Donald Trump and Melania Trump attend Opening Night of Green Day’s American Idiot on Broadway at St. James Theater on April 20, 2010 in New York City.
Image: Getty

In preparation for President Trump’s visit to the United Kingdom this week, a social media campaign has kicked off to make Green Day’s 2004 hit, “American Idiot,” the top song on the British singles charts. As of this writing, it seems to be working—“American Idiot” is currently No. 18 on the UK’s top 100 singles and the best selling single in the UK on Amazon. A successful troll?

The renewed relevance of “American Idiot” is proof that the world loves a good troll, sure, but it’s also a reminder of a collective naiveté. As someone who entered adulthood as the Bush years came to an end, there was a sense that shit couldn’t get worse. But of course it could. In fact, the Bush years were a prelude—a buildup—to exactly what worse looked like, and is.

While “American Idiot” seems like an anti-Bush banger on the surface, though (Bush idiot, get it?), and potentially an anti-Trump banger as well (Trump also idiot), the song works more as a criticism of the 24-hour cable news cycle and “rednecks” than an explicitly anti-Bush record.

Lead singer-songwriter Billie Joe Armstrong never alludes to Bush directly, but rather those easily manipulated by Fox News-type bigotry and misinformation peddled as journalism, when he sings, “Don’t wanna be an American idiot/One nation controlled by the media.”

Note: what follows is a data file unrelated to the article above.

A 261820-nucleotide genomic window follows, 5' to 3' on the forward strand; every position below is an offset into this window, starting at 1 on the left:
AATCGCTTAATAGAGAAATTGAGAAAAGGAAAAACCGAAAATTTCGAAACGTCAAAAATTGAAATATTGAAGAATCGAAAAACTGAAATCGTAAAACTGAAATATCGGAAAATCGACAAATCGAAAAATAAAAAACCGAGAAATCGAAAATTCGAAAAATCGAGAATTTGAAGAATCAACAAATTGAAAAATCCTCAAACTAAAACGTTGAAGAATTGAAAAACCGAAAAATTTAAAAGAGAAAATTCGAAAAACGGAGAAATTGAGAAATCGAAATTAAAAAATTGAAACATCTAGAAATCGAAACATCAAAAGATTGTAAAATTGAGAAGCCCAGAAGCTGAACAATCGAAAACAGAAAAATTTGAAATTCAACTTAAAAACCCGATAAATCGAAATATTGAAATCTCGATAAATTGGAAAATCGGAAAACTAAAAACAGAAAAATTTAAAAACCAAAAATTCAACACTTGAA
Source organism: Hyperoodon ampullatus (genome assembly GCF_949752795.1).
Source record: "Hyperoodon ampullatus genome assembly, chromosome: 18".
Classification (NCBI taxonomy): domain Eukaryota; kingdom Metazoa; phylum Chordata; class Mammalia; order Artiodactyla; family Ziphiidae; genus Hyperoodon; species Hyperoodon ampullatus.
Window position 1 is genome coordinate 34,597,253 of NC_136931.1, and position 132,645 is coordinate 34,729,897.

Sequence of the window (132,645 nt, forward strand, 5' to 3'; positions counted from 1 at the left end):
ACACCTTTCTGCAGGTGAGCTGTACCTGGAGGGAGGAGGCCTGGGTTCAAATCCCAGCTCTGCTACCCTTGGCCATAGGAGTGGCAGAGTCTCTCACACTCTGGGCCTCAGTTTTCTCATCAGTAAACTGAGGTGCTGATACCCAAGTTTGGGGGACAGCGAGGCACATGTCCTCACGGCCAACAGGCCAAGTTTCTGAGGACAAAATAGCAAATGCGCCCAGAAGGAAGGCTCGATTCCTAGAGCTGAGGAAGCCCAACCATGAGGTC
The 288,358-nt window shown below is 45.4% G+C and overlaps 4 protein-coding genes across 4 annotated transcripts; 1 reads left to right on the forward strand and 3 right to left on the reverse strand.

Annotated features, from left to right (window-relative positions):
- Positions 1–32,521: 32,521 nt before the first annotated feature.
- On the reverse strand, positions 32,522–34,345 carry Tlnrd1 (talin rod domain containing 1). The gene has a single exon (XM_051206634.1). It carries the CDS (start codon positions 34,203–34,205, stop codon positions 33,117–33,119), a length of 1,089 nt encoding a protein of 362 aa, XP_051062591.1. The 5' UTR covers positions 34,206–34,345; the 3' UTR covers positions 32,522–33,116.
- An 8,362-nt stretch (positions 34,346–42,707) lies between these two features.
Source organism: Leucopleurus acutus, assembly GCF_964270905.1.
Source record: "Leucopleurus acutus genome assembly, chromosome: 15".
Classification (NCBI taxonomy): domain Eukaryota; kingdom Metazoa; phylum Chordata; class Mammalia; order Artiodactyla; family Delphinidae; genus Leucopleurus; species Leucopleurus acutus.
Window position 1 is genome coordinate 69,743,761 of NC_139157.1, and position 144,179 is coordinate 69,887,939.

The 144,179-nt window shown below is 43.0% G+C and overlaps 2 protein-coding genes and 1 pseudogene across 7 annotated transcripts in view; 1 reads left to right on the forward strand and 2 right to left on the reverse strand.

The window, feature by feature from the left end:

Armstrong himself described “American Idiot” as more anti-redneck than anti-Bush. In a 2009 interview with Q, Armstrong said he was inspired to write the song after hearing a Lynyrd Skynyrd song: “It was like, ‘I’m proud to be a redneck’ and I was like, ‘Oh my God, why would you be proud of something like that?’ This is exactly what I’m against.” That’s evidenced in the song’s not-so-subtle line, “I’m not part of the redneck agenda.”

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According to a 2005 Rolling Stone article, the band kicked off “American Idiot” to a crowd of 5,000 fans in London with: “Let every redneck in America hear you.”

In the less politically correct aughts, this anti-redneck sentiment doubled as a clarion call against Bush, his administration, his loyalists, and his war—the ones abroad and the culture-war at home. Rednecks were the idiots who believed there were weapons of mass destruction in Iraq, the idiots who were against gay marriage, the idiots who watched Fox News all night, the idiots who reelected a man who came across as stunningly dimwitted. This kind of “ha ha rednecks” politic was validated by liberal mainstays like The Daily Show, which served a similar purpose as cathartic anthems like “American Idiot”—as an oasis away from the cartoonish evil of Dick Cheney with a big ol’ side of intellectual superiority.

But “ha ha rednecks” doesn’t have the kind of cultural currency it used to—criticizing bigotry through a classist lens lost both its edge and its charm, and the election of Donald Trump is a reality check for those who thought being more intellectually astute could stop a bigot from winning elections, or that mass catharsis was the same thing as getting organized, which is a lesson worth learning again.